I tried the following command:

$ wget -q --tries=10 --timeout=20 --spider http://google.com

(From this SO post. I want to check my internet connection in bash.)

I get following output:

Spider mode enabled. Check if remote file exists.
--2015-09-28 09:55:50--  http://google.com/
Connecting to connected.
Proxy request sent, awaiting response... 302 Found
Location: http://www.google.de/?gfe_rd=cr&ei=k_IIVreaN-yH8Qfe1Yu4CA [following]
Spider mode enabled. Check if remote file exists.
--2015-09-28 09:55:50--  http://www.google.de/?gfe_rd=cr&ei=k_IIVreaN-yH8Qfe1Yu4CA
Connecting to connected.
Proxy request sent, awaiting response... 200 OK
Length: unspecified [text/html]
Remote file exists and could contain further links,
but recursion is disabled -- not retrieving.

Seems OK, however running the cmd with sudo, I receive this:

Spider mode enabled. Check if remote file exists.
--2015-09-28 09:55:27--  http://google.com/
Resolving google.com (google.com)... failed: Name or service not known.
wget: unable to resolve host address ‘google.com’

I need this line in a script, which I call with sudo and so it always fails.

Can somebody tell me the reason for this? How can I work around that?

  • Sorry, I actually wanted to create the questions in AskUbuntu. Not sure if On-Topic here... – h0ch5tr4355 Sep 28 '15 at 8:09
  • 11
    It's on-topic here. – Deltik Sep 28 '15 at 8:33
  • 4
    It would be Off-Topic there. – SnakeDoc Sep 28 '15 at 20:04
  • This looks like an XY problem. Executing a random wget against google.com doesn't seem to be a good way of checking that an internet connection is working: for example, you might be on a connection that allows HTTP connections to Google but forbids the things your script really wants to do; or Google might forbid wget access to their site. What is the actual problem you have, for which you think that sudo wget blah is a potential solution? – David Richerby Oct 18 '15 at 12:32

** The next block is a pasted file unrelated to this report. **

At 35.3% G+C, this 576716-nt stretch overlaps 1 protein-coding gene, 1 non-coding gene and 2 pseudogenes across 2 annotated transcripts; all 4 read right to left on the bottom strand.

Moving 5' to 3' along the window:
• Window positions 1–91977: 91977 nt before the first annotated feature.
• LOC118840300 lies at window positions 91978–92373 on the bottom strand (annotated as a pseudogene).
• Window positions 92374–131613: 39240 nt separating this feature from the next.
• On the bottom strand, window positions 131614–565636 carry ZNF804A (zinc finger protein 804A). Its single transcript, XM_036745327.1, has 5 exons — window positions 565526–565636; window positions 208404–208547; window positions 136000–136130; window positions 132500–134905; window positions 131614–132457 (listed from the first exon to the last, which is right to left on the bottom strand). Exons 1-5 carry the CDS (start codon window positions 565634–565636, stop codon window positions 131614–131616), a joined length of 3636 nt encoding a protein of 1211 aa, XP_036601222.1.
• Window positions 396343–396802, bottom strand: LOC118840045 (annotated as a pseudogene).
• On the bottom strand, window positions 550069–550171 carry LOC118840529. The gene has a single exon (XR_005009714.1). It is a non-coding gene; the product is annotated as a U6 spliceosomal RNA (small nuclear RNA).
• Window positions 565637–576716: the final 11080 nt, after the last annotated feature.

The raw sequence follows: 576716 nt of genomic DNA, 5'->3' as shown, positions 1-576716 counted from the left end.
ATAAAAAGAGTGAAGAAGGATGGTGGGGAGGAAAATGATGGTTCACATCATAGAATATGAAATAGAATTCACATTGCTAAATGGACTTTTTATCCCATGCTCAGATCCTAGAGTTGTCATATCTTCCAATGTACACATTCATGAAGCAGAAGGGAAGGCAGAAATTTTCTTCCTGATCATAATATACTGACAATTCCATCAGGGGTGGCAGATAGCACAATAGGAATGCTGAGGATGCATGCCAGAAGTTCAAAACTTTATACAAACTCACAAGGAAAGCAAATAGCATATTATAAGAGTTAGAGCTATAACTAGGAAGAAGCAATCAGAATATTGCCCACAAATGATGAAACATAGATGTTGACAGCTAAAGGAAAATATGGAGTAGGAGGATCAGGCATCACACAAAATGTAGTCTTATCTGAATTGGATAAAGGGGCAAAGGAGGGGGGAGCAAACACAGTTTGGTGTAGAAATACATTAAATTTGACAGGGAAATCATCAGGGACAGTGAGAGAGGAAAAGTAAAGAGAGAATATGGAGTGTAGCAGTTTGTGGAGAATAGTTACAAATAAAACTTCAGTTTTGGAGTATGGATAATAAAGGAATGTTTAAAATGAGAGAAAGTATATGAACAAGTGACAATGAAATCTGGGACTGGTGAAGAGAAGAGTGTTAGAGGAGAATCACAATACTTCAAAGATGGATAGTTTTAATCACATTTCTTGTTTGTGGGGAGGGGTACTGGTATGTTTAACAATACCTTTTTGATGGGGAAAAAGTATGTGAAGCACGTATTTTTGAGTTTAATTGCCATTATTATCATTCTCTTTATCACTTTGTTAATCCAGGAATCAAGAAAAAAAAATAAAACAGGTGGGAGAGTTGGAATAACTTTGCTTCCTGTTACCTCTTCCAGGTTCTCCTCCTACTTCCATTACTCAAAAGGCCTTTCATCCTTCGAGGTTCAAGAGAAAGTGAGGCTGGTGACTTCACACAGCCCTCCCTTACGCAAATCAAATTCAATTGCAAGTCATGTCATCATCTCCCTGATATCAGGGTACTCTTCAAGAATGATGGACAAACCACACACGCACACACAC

You have a proxy defined in your environment. Yours appears to be

When you run sudo, the proxy environment variable isn't passed, which is why you can't directly resolve google.com.

You can see what proxy/proxies you have defined in your environment variables with this command:

env | grep proxy

Additional information on Ask Ubuntu

Note: If you want sudo to pass the HTTP proxy environment variable, try this:

sudo http_proxy="$http_proxy" wget -q --tries=10 --timeout=20 --spider http://google.com

You can also pass all environment variables using sudo -E:

sudo -E wget -q --tries=10 --timeout=20 --spider http://google.com

Stack Overflow has other options for keeping the environment variable when sudoing.

  • 5
    OK, thank you very much for not only posting the answer, but also posting the links for explanation. Worked for me perfectly. – h0ch5tr4355 Sep 28 '15 at 8:57
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    You can also use sudo -E to preserve environment variables – Squidly Sep 28 '15 at 10:45
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    for only passing the http_proxy, wouldn't sudo http_proxy=$http_proxy wget ... be better? If you use that in any script you don't have to change it if the proxy changes. – Josef says Reinstate Monica Sep 28 '15 at 12:10
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    Nice one, @Josef. I've updated the answer with your suggestion. – Deltik Sep 28 '15 at 12:13
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    You can also add Defaults env_keep += "http_proxy ftp_proxy" to /etc/sudoers to make sudo automatically preserve those env variables. – Francois Sep 29 '15 at 12:12

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